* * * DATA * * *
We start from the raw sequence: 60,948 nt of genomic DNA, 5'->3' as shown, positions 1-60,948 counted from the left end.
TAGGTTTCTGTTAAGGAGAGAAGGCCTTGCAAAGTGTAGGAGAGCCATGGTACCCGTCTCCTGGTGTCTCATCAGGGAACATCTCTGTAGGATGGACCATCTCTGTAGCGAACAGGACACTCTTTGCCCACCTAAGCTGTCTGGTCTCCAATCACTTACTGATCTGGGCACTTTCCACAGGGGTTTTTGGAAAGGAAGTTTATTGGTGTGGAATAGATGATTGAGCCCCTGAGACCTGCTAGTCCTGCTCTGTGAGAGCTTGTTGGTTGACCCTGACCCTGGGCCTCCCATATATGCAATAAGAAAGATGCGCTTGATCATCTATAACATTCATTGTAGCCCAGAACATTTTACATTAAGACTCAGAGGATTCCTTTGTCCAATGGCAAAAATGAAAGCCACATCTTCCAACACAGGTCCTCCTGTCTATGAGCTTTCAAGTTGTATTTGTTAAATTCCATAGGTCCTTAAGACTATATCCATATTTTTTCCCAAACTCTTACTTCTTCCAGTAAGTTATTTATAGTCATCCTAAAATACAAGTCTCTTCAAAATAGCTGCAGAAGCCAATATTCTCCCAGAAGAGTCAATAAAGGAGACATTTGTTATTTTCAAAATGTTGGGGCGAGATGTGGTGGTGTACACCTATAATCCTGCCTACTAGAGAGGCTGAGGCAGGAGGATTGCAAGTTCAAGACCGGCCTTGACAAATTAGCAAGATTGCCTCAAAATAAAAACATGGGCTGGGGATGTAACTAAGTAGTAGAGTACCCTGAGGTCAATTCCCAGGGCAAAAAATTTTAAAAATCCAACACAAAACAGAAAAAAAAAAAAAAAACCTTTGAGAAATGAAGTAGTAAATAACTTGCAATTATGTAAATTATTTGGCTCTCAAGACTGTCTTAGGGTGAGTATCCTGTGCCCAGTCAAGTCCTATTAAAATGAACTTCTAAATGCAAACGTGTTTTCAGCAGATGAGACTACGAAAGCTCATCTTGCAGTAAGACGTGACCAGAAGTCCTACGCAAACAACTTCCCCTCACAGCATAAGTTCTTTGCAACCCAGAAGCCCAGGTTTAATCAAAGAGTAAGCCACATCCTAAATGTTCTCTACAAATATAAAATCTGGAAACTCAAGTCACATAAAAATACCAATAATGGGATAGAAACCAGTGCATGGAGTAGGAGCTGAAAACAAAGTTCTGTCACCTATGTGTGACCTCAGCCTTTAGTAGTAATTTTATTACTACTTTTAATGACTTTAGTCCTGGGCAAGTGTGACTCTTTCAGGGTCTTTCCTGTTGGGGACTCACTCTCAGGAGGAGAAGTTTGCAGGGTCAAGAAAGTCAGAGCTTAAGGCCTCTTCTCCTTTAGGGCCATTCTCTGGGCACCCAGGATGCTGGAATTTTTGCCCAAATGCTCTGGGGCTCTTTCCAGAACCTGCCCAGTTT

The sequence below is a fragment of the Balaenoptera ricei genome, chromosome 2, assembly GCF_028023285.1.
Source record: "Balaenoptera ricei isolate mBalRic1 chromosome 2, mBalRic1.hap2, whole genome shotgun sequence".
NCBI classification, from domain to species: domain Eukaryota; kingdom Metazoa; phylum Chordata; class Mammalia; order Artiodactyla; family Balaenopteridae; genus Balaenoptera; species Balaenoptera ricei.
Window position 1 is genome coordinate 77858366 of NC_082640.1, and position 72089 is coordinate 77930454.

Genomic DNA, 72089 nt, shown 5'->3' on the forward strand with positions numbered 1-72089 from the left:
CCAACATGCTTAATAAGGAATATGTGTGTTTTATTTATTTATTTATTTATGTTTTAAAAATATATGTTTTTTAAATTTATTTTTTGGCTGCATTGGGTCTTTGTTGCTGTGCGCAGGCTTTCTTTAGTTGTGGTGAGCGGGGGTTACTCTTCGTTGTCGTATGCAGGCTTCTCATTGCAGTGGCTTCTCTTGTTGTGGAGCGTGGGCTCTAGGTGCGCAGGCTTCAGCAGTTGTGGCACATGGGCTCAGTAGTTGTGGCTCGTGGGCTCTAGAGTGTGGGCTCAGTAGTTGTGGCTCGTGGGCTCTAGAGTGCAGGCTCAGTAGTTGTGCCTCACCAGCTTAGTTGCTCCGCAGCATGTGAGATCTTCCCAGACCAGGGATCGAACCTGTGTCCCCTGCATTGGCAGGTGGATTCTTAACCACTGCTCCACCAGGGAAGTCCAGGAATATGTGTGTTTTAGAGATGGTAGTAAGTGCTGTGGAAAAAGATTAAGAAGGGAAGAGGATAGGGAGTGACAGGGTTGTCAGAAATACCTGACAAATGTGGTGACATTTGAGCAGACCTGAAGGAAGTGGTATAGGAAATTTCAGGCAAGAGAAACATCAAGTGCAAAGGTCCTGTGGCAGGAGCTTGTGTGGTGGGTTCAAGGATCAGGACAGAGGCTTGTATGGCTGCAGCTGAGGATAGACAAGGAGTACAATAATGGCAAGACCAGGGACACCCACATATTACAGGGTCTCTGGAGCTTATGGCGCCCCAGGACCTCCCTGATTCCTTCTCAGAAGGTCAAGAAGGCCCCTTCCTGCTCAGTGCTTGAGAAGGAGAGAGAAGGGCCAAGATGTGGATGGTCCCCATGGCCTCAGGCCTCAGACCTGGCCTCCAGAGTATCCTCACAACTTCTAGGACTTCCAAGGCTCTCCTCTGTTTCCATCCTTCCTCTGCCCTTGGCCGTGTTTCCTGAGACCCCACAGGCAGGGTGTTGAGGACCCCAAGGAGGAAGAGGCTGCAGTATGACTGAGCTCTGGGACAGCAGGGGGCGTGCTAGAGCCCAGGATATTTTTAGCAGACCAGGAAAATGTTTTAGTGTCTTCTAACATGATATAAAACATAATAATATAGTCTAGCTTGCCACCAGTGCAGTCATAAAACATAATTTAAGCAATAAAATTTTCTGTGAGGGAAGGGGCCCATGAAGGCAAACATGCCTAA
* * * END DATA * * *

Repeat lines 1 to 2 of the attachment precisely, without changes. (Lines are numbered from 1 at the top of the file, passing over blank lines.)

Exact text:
We start from the raw sequence: 60,948 nt of genomic DNA, 5'->3' as shown, positions 1-60,948 counted from the left end.
TAGGTTTCTGTTAAGGAGAGAAGGCCTTGCAAAGTGTAGGAGAGCCATGGTACCCGTCTCCTGGTGTCTCATCAGGGAACATCTCTGTAGGATGGACCATCTCTGTAGCGAACAGGACACTCTTTGCCCACCTAAGCTGTCTGGTCTCCAATCACTTACTGATCTGGGCACTTTCCACAGGGGTTTTTGGAAAGGAAGTTTATTGGTGTGGAATAGATGATTGAGCCCCTGAGACCTGCTAGTCCTGCTCTGTGAGAGCTTGTTGGTTGACCCTGACCCTGGGCCTCCCATATATGCAATAAGAAAGATGCGCTTGATCATCTATAACATTCATTGTAGCCCAGAACATTTTACATTAAGACTCAGAGGATTCCTTTGTCCAATGGCAAAAATGAAAGCCACATCTTCCAACACAGGTCCTCCTGTCTATGAGCTTTCAAGTTGTATTTGTTAAATTCCATAGGTCCTTAAGACTATATCCATATTTTTTCCCAAACTCTTACTTCTTCCAGTAAGTTATTTATAGTCATCCTAAAATACAAGTCTCTTCAAAATAGCTGCAGAAGCCAATATTCTCCCAGAAGAGTCAATAAAGGAGACATTTGTTATTTTCAAAATGTTGGGGCGAGATGTGGTGGTGTACACCTATAATCCTGCCTACTAGAGAGGCTGAGGCAGGAGGATTGCAAGTTCAAGACCGGCCTTGACAAATTAGCAAGATTGCCTCAAAATAAAAACATGGGCTGGGGATGTAACTAAGTAGTAGAGTACCCTGAGGTCAATTCCCAGGGCAAAAAATTTTAAAAATCCAACACAAAACAGAAAAAAAAAAAAAAAACCTTTGAGAAATGAAGTAGTAAATAACTTGCAATTATGTAAATTATTTGGCTCTCAAGACTGTCTTAGGGTGAGTATCCTGTGCCCAGTCAAGTCCTATTAAAATGAACTTCTAAATGCAAACGTGTTTTCAGCAGATGAGACTACGAAAGCTCATCTTGCAGTAAGACGTGACCAGAAGTCCTACGCAAACAACTTCCCCTCACAGCATAAGTTCTTTGCAACCCAGAAGCCCAGGTTTAATCAAAGAGTAAGCCACATCCTAAATGTTCTCTACAAATATAAAATCTGGAAACTCAAGTCACATAAAAATACCAATAATGGGATAGAAACCAGTGCATGGAGTAGGAGCTGAAAACAAAGTTCTGTCACCTATGTGTGACCTCAGCCTTTAGTAGTAATTTTATTACTACTTTTAATGACTTTAGTCCTGGGCAAGTGTGACTCTTTCAGGGTCTTTCCTGTTGGGGACTCACTCTCAGGAGGAGAAGTTTGCAGGGTCAAGAAAGTCAGAGCTTAAGGCCTCTTCTCCTTTAGGGCCATTCTCTGGGCACCCAGGATGCTGGAATTTTTGCCCAAATGCTCTGGGGCTCTTTCCAGAACCTGCCCAGTTT